BLACKSBURG, VA – For a few brief moments at Lane Stadium on Saturday night, it looked like the Virginia football team might finally end its long drought against Virginia Tech. Then, just like that, the thirst-quenching oasis on the horizon vanished into the cold, dark night, no more than a taunting mirage.
The losing streak reached its 15th year as the Hokies escaped with a 34-31 win in overtime. The Hoos rallied from 14 points down, took the lead in the fourth quarter, and forced a turnover that helped push the lead to seven points in the final three minutes. Just two plays separated UVA from the euphoric ending it so desperately craves, but Tech managed to escape the proverbial jaws of defeat and won the game in overtime.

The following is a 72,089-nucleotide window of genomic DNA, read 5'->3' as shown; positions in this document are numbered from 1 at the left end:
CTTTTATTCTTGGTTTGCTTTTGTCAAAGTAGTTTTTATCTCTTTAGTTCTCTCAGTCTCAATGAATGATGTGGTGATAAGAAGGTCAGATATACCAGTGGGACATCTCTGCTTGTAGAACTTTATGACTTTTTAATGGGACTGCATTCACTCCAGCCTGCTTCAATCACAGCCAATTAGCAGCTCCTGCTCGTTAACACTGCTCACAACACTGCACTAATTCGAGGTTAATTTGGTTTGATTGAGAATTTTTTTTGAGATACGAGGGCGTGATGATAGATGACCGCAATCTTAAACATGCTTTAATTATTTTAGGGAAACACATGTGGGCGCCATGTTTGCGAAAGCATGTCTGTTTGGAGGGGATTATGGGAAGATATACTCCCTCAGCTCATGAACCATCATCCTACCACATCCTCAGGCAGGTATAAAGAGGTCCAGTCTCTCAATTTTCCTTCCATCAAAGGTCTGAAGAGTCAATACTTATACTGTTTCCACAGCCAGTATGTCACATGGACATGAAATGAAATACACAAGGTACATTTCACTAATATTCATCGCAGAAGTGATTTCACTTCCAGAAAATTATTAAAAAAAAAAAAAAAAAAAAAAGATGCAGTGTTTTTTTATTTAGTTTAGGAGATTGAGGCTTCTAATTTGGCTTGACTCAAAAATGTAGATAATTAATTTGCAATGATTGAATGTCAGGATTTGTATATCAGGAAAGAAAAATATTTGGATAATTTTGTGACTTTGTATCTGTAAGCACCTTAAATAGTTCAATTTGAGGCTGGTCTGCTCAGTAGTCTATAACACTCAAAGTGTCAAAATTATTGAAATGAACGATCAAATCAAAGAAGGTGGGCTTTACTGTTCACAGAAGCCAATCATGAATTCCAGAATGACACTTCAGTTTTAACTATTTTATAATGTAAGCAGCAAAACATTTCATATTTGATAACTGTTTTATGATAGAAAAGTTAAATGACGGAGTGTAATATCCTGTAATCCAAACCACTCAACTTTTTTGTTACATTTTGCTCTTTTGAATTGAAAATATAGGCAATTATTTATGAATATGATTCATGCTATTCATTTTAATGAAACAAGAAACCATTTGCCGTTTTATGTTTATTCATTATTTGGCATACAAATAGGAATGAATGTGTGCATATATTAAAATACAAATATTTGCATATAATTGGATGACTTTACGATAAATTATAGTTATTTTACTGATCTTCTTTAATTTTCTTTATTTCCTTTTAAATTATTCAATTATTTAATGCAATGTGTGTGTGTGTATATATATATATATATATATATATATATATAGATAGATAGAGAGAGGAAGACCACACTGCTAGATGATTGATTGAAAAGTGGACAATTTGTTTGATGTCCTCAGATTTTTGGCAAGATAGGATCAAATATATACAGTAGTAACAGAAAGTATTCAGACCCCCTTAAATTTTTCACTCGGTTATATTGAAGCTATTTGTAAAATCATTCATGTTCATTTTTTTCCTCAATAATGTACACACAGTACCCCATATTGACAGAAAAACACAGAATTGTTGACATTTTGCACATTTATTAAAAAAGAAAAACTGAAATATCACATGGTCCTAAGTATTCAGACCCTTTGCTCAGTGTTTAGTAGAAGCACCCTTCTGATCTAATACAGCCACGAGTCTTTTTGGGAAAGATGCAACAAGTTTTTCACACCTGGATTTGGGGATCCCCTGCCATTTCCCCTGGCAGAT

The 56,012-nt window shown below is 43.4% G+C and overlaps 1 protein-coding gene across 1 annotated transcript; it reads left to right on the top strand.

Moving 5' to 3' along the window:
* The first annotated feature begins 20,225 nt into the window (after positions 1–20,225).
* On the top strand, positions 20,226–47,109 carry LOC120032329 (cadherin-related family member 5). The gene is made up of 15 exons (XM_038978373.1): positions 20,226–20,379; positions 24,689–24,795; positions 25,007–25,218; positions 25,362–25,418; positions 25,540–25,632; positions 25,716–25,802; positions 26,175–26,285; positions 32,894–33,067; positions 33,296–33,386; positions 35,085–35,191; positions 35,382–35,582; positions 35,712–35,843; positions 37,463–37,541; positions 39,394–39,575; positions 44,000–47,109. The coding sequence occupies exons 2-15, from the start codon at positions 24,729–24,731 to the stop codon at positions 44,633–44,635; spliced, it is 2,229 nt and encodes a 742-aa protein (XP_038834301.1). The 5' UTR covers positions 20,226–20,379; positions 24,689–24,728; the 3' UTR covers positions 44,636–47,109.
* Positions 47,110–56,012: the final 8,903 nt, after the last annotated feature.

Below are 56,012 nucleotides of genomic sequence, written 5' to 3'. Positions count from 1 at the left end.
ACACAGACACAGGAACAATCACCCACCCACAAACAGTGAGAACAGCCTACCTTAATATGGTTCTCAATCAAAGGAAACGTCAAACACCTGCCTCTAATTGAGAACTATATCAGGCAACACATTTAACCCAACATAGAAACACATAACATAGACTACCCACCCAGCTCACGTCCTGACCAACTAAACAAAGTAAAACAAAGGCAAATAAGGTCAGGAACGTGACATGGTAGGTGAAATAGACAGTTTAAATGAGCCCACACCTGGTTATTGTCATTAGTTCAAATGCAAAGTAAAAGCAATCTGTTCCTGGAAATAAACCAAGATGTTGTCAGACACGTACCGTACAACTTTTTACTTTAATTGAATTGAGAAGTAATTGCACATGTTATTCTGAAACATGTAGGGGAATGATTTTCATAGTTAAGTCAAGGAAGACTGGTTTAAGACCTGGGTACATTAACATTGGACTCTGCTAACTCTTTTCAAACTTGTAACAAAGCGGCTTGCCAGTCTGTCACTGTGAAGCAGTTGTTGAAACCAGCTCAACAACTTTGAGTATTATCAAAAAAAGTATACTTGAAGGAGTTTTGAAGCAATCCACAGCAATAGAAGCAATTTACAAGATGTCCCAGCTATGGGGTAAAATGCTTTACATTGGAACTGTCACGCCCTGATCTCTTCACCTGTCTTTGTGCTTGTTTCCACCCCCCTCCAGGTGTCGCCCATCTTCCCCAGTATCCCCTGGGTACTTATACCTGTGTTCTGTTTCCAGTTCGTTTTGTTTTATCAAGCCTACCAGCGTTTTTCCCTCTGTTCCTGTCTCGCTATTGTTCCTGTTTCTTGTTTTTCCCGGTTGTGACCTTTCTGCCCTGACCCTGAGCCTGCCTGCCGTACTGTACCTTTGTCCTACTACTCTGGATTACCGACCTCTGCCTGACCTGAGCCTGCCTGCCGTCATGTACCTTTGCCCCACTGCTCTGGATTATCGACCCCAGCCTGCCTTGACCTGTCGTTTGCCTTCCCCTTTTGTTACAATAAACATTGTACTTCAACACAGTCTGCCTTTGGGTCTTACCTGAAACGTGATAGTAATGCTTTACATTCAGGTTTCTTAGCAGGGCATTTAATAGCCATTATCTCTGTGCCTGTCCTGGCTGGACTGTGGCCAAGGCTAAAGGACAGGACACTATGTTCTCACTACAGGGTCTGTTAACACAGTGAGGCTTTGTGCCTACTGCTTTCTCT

A devastated group of Wahoos tried to explain how they felt after seeing a potential win slip away again.
“I’m just upset right now,” Virginia receiver Joe Reed said.
“Honestly, losing to Tech, hurts probably the most,” UVA receiver Hasise Dubois said.
“It’s tough,” Cavalier defensive lineman Eli Hanback said. “That’s all I can really say on it. It hurts.”
During this 15-season scourge, Virginia has now lost by a field goal on four different occasions with three of those coming in the last seven years. Three of the last five meetings have ended in losses of four points or less. That includes two of the last three trips to Blacksburg where mere minutes separated the Hoos from a streak-busting win.
In 2014, UVA took a 20-17 lead with only 2:55 remaining only to see the Hokies cover 75 yards for the go-ahead touchdown in just 1:07. That near-miss included a roughing the passer penalty and a 50-yard pass completion down the visiting sidelines. Tech capped off the comeback with a touchdown.